Runtime: 1 HR, 57 MIN
Director: Paul Weitz
Writers: Karen Croner, Jean Hanff Korelitz
Starring: Tina Fey, Paul Rudd, Nat Wolff, Michael Sheen, Lily Tomlin, Wallace Shawn, Gloria Reuben
Ten years ago barely anyone knew who Tina Fey was. If they did they probably didn’t think that she was going to go on to be the star of a successful sitcom or become one of the most powerful women in Saturday Night Live history. Now, almost a decade removed from her breakout gig as the screenwriter and co-star of Mean Girls, Tina Fey is moving into the dangerous territory that has claimed the careers of many talented women before her… the rom-com.
Portia (Tina Fey) is a Princeton admissions officer whose life is thrown into turmoil when the Principal (Paul Rudd) of a nearby alternative school informs her that one of her applicants is the son she gave up for adoption when she was in college. She’s forced to reexamine her love life, family, and career as she tries to work from behind the scenes to get the son she never knew into the school of his dreams.
Some of you might be saying “This isn’t Tina Feys first rom-com; remember Date Night?” You might be able to qualify Date Night as a rom-com but I think there’s enough action in it to say it’s not an exact fit to that genre. Admission on the other hand falls firmly into the purview of the atypical romantic comedy. If you need further proof of how much of a romantic comedy Admission is just take a look at the male lead- Paul ‘Romantic Comedy’ Rudd. At this point I have to wonder if his agent signed him for some kind package deal on rom-coms; in the last five years he’s starred in at least six of them.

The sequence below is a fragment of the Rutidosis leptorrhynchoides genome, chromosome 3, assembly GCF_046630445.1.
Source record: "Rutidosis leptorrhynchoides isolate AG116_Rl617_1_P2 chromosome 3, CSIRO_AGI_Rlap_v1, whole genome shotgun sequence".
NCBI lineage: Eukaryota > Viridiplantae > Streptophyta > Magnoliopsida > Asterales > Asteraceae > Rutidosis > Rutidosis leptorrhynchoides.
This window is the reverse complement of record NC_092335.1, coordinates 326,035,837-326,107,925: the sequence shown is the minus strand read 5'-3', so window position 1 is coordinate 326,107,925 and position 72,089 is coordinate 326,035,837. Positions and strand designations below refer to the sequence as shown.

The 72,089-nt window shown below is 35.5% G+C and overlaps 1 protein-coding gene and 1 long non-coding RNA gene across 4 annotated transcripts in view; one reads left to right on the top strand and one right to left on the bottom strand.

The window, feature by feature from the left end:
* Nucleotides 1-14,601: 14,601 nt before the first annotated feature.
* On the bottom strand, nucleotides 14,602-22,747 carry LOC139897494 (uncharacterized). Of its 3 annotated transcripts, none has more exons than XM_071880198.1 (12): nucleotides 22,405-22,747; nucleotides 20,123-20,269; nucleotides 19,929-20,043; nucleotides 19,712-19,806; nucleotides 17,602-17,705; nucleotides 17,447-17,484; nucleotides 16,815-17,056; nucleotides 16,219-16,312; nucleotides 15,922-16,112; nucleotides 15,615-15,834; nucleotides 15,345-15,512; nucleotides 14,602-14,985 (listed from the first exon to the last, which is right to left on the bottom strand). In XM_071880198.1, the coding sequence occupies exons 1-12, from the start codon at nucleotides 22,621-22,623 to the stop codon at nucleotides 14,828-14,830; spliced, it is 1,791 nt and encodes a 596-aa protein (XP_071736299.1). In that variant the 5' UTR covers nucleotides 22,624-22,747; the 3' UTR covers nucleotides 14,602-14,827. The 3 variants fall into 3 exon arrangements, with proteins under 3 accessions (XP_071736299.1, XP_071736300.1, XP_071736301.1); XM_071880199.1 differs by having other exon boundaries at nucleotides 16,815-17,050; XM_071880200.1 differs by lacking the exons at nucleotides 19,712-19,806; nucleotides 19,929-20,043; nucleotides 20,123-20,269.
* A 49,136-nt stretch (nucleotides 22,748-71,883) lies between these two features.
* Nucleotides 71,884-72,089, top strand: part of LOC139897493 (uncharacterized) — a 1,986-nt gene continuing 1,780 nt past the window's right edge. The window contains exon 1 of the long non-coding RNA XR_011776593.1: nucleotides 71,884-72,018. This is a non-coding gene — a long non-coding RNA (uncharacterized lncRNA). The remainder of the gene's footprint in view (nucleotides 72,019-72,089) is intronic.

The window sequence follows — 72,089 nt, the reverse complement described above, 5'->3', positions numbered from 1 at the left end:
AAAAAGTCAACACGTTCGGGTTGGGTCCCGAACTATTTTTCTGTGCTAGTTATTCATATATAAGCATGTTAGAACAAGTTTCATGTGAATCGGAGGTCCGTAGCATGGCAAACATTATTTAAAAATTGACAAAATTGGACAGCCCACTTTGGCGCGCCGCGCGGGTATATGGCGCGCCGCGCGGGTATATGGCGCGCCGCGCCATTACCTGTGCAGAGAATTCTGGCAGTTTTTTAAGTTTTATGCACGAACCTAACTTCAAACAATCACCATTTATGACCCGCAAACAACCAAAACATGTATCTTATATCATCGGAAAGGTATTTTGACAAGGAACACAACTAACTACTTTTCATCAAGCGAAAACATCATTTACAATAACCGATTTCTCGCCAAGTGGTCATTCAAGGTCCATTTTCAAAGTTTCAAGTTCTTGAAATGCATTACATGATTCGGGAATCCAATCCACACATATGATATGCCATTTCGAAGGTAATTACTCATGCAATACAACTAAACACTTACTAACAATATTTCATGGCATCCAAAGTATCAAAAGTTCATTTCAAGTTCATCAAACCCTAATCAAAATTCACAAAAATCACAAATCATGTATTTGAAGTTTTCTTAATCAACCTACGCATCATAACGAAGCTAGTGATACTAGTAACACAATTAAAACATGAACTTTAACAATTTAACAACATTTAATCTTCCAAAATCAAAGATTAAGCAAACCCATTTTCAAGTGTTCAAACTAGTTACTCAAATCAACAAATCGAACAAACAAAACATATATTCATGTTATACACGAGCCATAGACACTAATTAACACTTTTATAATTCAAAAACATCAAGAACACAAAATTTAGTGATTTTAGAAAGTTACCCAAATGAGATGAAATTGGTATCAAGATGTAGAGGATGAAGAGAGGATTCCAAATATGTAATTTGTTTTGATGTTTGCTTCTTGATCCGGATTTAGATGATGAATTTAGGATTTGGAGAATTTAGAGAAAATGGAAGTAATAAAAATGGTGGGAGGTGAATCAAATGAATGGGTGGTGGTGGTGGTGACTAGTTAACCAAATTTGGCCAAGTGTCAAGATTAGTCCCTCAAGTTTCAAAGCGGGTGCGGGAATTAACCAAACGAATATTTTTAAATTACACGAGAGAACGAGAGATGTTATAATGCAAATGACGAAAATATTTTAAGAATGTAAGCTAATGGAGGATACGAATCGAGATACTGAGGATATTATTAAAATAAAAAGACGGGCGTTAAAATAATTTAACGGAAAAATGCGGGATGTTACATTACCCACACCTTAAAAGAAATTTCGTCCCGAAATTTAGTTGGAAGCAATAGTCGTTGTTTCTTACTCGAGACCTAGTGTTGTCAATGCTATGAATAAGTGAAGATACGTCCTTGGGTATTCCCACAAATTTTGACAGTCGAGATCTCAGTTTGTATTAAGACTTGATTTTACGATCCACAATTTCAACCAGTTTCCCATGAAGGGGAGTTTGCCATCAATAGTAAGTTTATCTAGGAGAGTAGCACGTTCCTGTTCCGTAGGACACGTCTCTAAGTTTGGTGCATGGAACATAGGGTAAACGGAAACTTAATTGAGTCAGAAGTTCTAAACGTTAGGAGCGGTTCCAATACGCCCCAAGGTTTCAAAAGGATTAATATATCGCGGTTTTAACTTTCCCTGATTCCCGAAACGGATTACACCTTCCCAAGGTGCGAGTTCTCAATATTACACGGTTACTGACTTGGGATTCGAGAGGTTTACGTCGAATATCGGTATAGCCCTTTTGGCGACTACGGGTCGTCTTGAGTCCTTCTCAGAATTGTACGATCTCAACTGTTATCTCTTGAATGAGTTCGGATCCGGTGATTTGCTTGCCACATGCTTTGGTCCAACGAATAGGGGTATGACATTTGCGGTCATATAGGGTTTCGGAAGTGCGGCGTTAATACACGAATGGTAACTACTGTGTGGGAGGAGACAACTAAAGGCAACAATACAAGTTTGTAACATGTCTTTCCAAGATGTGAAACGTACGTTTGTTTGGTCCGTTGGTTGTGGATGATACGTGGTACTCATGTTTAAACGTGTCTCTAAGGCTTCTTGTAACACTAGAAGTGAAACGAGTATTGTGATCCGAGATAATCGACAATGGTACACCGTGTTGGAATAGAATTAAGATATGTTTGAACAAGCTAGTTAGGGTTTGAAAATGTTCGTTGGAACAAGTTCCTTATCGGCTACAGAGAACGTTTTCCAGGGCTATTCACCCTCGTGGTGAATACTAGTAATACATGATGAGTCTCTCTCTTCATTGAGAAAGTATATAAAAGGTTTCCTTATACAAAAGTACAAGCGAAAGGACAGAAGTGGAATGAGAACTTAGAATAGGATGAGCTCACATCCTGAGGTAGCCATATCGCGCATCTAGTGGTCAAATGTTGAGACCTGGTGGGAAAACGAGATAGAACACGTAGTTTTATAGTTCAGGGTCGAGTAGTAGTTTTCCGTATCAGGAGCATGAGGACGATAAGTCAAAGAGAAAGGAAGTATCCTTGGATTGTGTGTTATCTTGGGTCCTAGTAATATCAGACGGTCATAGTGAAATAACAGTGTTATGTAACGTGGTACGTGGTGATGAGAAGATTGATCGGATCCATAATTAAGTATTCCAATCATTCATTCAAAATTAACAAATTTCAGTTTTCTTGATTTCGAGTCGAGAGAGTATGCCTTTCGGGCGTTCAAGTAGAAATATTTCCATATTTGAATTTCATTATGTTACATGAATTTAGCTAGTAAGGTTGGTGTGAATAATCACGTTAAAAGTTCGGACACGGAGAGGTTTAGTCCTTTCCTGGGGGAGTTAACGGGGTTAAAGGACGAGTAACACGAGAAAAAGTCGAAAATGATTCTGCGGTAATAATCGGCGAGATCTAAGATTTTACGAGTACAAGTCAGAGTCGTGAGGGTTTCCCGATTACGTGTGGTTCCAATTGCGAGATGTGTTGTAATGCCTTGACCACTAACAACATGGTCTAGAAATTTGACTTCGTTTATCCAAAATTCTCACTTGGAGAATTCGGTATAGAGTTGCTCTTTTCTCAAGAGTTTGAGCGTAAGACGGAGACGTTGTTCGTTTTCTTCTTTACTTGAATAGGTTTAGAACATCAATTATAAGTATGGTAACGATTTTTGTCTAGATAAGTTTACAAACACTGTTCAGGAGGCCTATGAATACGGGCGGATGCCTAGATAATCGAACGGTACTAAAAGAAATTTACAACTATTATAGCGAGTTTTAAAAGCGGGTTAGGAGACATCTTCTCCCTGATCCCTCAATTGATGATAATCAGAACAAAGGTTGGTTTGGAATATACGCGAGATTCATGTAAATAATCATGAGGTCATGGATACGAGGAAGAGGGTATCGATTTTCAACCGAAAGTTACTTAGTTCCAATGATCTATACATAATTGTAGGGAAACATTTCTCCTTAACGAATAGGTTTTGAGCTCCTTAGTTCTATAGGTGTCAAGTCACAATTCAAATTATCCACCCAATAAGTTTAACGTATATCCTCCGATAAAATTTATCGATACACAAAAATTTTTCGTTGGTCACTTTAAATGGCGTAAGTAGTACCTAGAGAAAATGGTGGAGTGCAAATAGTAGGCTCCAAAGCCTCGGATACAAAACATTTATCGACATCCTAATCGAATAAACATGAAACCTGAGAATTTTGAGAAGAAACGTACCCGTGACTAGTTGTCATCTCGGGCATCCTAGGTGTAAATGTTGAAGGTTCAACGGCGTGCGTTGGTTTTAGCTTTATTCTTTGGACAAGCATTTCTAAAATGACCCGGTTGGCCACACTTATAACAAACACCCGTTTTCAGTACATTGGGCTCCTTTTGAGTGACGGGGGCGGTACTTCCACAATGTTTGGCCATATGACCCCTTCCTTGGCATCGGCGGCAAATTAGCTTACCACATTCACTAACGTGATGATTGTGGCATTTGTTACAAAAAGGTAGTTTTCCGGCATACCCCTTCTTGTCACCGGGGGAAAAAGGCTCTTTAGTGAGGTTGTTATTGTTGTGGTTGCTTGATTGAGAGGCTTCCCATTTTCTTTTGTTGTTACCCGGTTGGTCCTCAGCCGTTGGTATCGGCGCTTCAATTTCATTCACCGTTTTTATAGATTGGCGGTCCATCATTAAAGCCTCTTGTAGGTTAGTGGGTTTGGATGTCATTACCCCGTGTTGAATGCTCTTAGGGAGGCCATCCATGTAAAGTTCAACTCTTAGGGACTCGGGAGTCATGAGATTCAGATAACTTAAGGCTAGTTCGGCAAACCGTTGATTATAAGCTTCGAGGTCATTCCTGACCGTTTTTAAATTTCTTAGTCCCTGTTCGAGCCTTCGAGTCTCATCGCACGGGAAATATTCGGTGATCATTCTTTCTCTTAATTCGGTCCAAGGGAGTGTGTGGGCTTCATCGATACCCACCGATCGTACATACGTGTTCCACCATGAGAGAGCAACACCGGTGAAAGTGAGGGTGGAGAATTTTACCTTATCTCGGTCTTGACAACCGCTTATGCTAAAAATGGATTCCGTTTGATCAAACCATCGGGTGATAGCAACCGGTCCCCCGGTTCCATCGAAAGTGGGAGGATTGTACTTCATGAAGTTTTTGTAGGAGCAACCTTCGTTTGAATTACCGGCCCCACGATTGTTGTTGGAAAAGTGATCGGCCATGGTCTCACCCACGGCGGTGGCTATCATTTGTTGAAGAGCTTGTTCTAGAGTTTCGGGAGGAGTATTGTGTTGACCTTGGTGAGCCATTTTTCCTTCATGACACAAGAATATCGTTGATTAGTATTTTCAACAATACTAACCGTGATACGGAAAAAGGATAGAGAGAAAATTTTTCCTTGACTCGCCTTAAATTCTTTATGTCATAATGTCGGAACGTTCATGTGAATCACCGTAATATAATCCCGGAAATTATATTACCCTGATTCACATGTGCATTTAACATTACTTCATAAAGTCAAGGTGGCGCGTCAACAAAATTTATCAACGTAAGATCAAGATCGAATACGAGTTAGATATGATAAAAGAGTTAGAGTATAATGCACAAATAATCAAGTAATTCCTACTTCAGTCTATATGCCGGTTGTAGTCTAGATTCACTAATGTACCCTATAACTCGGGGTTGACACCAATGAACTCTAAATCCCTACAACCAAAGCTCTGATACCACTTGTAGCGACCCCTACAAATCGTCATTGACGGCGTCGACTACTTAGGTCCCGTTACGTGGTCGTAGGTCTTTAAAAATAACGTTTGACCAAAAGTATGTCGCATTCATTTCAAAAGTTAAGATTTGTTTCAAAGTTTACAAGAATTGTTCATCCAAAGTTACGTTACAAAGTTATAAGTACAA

The cast of Admission is one of its greatest attributes. Tina Fey and Paul Rudd have good chemistry and play off each other naturally. Supporting roles are filled with comedy veterans like the great Lily Tomlin and Wallace Shawn though sadly Wallace isn’t given as much to do as I would have liked. Rounding out the rest of the cast is Michael Sheen and ER’s Gloria Reuben; Sheen’s appearance comes across as an excuse to pick up an easy paycheck while I was a bit surprised by Gloria Reuben’s casting since she’s not exactly known for her comedic abilities. Nevertheless the cast of Admission is above average and certainly helps make up for some of its other deficiencies.
Director Paul Weitz has a lot of experience in the realm of romantic comedies. He’s directed some good, some bad ones, and one of my personal favorites About a Boy, but he’s still probably best known for directing the original American Pie. Admission isn’t all that impressive visually but competently shot and makes good use of the film’s surroundings.
Where Admission gets a failing grade is in ‘Consistency 101’ by being an emotional roller coaster. The film flippantly changes tone from comedic to tragic, rarely letting the audience catch its breath. You’re expected to go from laughing to feeling a character’s pain or despair and then immediately switch back to laughing at the comedy. By the end you’re exhausted; if Admission would have flowed a little more smoothly instead of being filled with peaks and valleys I’d be able to recommend it more enthusiastically.
Admission is a serviceable romantic comedy; that might not sound like much of an endorsement but the genre is littered with the cinematic corpses of much less tolerable. The film’s cast is strong and likable with semi-believable characters, much of the dialogue is both funny and witty, and the film’s message is worth examining. Unfortunately, the emotional roller coaster it takes you on leaves you feeling like you just went through the Princeton application process.